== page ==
The holidays have a way of bringing out nostalgia in all of us.
When we are young, we develop special relationships with seasons/holidays, and those feelings shape who we become and how we interpret future holidays. We bring memories and feelings with us into relationships, and at times, these feelings have us at odds with who we have become.
I have never put a lot of weight into tradition. Sure, I like when fun things annually pop up into my life, but I’m OK if things change, and I don’t necessarily need to do things just because that’s the way they’ve always been. My wife’s family is a bit different in that sense, but it makes my lack of tradition work as my life slides right into a couple of her family traditions. Could I do without an annual trip to the arboretum? Sure. I can look at trees for free, but hey, it’s followed by a trip to a nice meal, so count me in!
My lack of tradition probably comes from a tumultuous childhood. Moving around a lot made it hard to consistently solidify classic traditions. Growing up with the family income in flux didn’t help matters either. Those of us that grew up without much around the holidays might have had a tougher time creating the types of traditions that families with a bit of money could afford.
Don’t get me wrong, I loved the holidays with my family and still do. But if I’m being honest the questions of “What did you get for Christmas?” or “Where did you go over break?” hurt for some kids that do not have the luxury as some others. It’s the reason that I tell my students not to ask people what they got for Christmas; it’s a tough questions for some kids that don’t get much. And most might not even need much, or want much, but you know how we all get around the holidays…buying shit for each other that none of us needs, even if it means breaking bank accounts and making us all miserable. But, traditions, you know?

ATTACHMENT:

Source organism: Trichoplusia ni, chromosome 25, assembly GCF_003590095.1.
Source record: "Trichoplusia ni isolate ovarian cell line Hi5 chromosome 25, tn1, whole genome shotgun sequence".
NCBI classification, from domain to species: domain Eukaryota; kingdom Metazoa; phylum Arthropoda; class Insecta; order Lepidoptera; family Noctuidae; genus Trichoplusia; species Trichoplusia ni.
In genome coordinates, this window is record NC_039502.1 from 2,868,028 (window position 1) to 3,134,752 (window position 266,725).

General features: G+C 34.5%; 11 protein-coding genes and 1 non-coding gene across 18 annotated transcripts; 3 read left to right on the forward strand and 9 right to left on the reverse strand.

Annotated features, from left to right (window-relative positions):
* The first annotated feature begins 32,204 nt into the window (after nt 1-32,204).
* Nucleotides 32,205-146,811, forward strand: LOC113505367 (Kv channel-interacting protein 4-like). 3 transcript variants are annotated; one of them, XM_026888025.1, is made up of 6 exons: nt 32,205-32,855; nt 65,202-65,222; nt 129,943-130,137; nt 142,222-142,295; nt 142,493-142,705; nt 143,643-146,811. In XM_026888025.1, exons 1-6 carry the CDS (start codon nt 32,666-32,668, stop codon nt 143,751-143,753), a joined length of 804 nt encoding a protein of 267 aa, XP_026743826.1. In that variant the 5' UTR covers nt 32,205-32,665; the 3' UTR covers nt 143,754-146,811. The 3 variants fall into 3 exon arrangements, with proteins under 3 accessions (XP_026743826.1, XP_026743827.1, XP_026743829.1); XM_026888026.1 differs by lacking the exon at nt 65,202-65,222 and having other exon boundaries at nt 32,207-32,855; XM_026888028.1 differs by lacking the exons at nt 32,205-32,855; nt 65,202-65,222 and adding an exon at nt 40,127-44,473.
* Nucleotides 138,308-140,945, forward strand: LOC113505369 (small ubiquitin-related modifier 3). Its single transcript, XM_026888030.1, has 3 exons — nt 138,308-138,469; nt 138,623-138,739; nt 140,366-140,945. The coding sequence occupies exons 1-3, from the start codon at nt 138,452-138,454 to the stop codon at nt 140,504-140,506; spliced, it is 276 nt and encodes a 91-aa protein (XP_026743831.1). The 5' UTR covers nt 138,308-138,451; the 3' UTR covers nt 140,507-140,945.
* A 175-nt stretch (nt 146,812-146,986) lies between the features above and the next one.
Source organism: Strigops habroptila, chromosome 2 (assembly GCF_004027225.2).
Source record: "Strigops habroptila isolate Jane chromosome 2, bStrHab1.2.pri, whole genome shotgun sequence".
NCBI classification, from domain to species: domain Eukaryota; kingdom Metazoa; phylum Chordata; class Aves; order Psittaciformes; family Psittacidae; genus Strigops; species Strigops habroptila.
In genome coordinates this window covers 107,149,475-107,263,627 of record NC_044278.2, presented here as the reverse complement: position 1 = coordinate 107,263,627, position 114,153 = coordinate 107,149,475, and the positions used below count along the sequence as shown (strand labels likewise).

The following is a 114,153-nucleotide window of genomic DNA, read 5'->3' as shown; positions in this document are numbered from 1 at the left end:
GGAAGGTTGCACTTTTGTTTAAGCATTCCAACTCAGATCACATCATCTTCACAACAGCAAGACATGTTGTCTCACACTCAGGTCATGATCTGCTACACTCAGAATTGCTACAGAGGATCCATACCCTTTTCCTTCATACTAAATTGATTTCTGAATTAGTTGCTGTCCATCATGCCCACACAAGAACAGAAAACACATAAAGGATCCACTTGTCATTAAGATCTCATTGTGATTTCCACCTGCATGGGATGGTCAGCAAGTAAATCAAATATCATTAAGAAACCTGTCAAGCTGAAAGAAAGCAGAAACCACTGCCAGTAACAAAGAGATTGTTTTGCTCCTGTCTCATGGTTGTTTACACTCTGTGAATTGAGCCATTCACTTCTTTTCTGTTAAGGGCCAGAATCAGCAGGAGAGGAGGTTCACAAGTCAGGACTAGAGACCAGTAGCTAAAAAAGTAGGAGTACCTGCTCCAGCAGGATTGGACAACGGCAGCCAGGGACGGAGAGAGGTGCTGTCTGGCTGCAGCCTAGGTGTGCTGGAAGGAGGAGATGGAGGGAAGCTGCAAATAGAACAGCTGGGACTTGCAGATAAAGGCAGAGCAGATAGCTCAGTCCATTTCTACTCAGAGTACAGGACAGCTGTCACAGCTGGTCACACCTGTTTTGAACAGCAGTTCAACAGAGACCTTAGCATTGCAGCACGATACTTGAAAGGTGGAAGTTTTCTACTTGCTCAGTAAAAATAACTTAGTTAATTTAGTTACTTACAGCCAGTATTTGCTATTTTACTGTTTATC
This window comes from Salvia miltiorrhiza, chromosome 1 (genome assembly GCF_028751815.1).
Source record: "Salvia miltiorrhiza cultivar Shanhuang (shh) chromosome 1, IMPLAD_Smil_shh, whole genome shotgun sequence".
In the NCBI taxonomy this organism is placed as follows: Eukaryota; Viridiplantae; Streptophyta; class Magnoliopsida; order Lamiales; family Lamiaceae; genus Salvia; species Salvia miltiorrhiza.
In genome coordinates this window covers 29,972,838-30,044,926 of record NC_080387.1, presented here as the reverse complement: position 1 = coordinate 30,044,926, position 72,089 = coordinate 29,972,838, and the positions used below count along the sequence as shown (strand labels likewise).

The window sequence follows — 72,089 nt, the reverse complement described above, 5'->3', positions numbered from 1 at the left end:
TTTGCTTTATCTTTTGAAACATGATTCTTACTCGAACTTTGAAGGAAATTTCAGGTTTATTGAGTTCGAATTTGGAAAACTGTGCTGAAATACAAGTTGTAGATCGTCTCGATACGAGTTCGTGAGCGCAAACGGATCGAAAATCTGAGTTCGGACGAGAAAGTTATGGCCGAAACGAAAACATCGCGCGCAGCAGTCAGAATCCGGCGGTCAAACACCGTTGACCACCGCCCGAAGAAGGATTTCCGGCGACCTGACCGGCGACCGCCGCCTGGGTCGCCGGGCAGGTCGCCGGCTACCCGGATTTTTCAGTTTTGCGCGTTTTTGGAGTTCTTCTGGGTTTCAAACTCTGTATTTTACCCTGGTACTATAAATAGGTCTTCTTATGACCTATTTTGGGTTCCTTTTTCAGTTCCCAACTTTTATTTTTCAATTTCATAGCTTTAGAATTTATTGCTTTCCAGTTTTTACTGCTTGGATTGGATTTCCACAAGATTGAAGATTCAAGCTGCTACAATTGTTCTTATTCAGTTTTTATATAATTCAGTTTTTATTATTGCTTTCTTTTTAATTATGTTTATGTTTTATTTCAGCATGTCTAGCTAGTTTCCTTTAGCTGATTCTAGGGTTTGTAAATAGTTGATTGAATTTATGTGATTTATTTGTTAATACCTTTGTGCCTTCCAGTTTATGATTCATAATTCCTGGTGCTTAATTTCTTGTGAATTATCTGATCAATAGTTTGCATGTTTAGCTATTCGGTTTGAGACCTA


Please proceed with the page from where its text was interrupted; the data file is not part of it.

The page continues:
What brought this on? You might be asking…
Well, over the Thanksgiving break, I was able to pick up the reimagined board game Fireball Island, a staple of kids my age growing up…if you could afford it. I have no idea how I had one, but like many things when you move all the time as a kid, it came up missing.
It made me happy to be able to piece together a part of my past. I look forward to rolling the lava marbles down the pathways, knocking off my unsuspecting rivals! The nostalgia of the game made me spend a good amount of bucks on it, and as an adult, I’m OK with that. I think we should spend a bit of our hard-earned cash on ourselves once in a while, especially around the holidays.
Actually spending money on ourselves around the holidays is something my wife and I have done for a few years now. We made a pact with most people in our lives to stop gift giving. It saves them money; it saves us money; and we all get a bit more of what we all actually want. If I see something perfect for a friend or family member, of course I’ll buy it, but I do that all year long; I don’t need to pressure myself into a purchase ten days before Christmas because of tradition and habit.
This holiday season, I encourage you to try and break out of a mold that does not fit you anymore. Change it up a bit. Keep the traditions that you love, and alter those that are stale.
The problem with our story is that, at times, we can get into routines that keep the story predictable and stale. Why?
This year, write a few new chapters. Make your protagonist a bit more round. And don’t complain that a 80’s film remake ruined your childhood (a discussion for another time).
Most importantly, don’t discount your nostalgia; it’s powerful, and it can connect you to your past in ways that can move and affect you the way most memories can’t. But don’t romanticize your lack of change. Remember that dynamic protagonists make for the best stories.
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